Meet Esy Casey: Artist and CinematographerAugust 10, 2011
Artist and 2009–10 AAUW Career Development Grantee Esy Casey was working in book design when her best friend, Sarah Friedland, asked her to help film a documentary on Zulu women’s experiences with HIV and AIDS. Though she had never worked a camera in a documentary context, Casey quit her job and began taking intensive classes to prepare for filming Thing with No Name. The documentary follows the journeys of two Zulu women through treatment for the deadly virus, which infects one in four people in South Africa. It was nominated for the Haskell Wexler Award for best cinematography at the Woodstock Film Festival and for best documentary at the Los Angeles Film Festival.
It was Casey’s experience filming Thing with No Name and the ensuing conversations with international audiences that motivated her to go back to school. “It was a great way to interact with the world,” she said. “I feel really blessed to have been a part of that. Getting to know those two women and share in the last part of their lives was really special.” AAUW’s Career Development Grant supported Casey’s pursuit of a master’s degree in integrated media arts at Hunter College, where she is working on her next documentary, Jeepney. “The Career Development Grant helped me enormously in terms of allowing me to study. I was able to do it much faster and more intensively with much more attention and love given to my work,” Casey said.
Jeepney is inspired by Casey’s childhood memories of riding in the art-adorned, decommissioned military vehicles from which the documentary takes its name. After World War II, when much of the infrastructure of the Philippines was destroyed, locals began customizing abandoned jeeps to reflect indigenous culture and to serve as mass transportation between rural areas and the crowded capital city of Manila.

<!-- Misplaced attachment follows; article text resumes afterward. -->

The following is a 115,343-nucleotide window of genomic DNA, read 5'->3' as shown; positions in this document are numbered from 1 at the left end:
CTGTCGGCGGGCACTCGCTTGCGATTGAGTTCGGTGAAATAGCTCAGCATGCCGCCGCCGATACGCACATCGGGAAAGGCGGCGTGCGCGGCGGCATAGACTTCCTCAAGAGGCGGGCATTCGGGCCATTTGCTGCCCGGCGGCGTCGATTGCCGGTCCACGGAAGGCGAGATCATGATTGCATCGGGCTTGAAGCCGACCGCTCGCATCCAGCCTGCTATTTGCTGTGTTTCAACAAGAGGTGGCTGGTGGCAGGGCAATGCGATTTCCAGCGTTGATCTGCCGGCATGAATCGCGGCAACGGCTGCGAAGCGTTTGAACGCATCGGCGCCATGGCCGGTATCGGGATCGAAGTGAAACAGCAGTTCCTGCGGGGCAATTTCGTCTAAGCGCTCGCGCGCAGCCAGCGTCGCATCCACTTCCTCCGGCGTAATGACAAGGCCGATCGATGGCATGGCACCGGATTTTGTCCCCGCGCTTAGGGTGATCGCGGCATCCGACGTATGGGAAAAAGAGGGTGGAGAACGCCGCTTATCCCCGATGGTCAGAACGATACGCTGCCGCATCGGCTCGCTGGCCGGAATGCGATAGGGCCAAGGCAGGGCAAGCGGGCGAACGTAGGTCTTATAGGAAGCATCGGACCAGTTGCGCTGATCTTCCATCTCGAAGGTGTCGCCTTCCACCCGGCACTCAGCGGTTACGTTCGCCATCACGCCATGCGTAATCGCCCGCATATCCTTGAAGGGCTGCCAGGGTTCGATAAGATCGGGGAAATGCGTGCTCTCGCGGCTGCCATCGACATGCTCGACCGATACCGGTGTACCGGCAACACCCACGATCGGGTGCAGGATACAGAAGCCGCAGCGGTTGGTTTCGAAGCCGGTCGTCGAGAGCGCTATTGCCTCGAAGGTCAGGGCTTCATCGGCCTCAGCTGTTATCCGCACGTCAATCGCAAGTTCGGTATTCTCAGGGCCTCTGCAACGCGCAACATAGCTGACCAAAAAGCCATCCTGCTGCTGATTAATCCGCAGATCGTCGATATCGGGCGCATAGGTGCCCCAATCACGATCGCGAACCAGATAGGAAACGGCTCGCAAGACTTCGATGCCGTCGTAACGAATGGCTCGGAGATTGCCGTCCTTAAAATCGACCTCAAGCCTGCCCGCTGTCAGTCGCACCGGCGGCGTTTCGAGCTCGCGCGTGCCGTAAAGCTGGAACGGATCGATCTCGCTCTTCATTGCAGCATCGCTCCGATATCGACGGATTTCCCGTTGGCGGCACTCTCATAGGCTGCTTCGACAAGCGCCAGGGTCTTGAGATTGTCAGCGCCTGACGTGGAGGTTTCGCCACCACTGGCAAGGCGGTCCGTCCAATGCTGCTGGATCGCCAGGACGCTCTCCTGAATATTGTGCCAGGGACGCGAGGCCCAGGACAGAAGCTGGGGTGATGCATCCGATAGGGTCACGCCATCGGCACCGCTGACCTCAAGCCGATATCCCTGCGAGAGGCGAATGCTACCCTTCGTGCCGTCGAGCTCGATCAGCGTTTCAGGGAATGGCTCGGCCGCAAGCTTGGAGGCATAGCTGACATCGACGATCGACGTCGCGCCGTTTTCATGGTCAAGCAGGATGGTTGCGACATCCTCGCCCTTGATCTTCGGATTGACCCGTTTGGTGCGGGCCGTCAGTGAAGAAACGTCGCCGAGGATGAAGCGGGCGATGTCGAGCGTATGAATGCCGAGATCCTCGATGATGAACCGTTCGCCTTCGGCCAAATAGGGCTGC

Casey hopes to investigate these vibrant relics’ potential as a metaphor for the social and cultural changes occurring in the Philippines. In an increasingly global economy, people are leaving the country to work abroad, and few can afford to decorate and maintain the jeepneys, which are subject to heightened governmental regulation in efforts to modernize. “If the jeepney service goes away, then all these people who have lived in remote mountain areas for generations are forced to move into the slums of Manila,” warned Casey. Furthermore, an important part of heritage of the Philippines’ diverse Spanish, Malaysian, Chinese, Indian, and Arabic populations will be lost.
Casey plans to keep working with film and eventually hopes to teach. She upholds AAUW’s mission of breaking through barriers for women and girls through her artwork’s commitment to social justice. She encourages readers not to be daunted by rejection. “Don’t listen to anyone who tells you no. Just make sure you do something you’re really excited about.”
A longtime Jeep enthusiast and customizer myself, I’ll be closely following Casey’s project in anticipation of its release next year. Learn how you can support Jeepney by visiting its website.
This post was written by AAUW Fellowships and Grants Intern Melissa Rogers.